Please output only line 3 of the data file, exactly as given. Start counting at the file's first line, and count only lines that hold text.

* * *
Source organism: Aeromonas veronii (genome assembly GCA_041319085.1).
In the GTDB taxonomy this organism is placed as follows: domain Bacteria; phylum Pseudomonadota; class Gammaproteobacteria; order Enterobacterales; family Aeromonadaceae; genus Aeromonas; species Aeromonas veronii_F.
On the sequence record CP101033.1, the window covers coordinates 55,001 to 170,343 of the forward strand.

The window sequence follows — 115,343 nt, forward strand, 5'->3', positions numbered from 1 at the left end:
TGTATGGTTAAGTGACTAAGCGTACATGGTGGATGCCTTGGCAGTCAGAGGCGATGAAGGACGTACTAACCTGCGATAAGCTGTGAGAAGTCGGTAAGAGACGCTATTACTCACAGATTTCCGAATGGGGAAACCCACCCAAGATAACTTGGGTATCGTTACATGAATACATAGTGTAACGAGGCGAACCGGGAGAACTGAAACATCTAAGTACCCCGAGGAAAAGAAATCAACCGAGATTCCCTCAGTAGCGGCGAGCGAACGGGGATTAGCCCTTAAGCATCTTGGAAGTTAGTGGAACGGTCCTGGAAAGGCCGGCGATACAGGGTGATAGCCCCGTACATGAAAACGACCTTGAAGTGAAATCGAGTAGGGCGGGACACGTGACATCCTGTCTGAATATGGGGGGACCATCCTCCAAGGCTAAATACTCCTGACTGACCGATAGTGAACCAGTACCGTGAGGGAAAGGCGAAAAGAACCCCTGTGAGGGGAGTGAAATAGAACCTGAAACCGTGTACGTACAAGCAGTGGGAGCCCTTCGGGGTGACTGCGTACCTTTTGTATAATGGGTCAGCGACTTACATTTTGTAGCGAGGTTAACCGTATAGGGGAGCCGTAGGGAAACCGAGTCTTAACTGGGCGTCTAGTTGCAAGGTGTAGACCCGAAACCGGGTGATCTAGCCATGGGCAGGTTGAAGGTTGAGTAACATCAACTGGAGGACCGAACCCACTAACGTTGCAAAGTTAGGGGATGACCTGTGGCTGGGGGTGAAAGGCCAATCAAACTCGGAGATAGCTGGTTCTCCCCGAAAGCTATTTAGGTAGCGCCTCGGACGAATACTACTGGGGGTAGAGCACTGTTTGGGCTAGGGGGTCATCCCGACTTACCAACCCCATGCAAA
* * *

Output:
On the sequence record CP101033.1, the window covers coordinates 55,001 to 170,343 of the forward strand.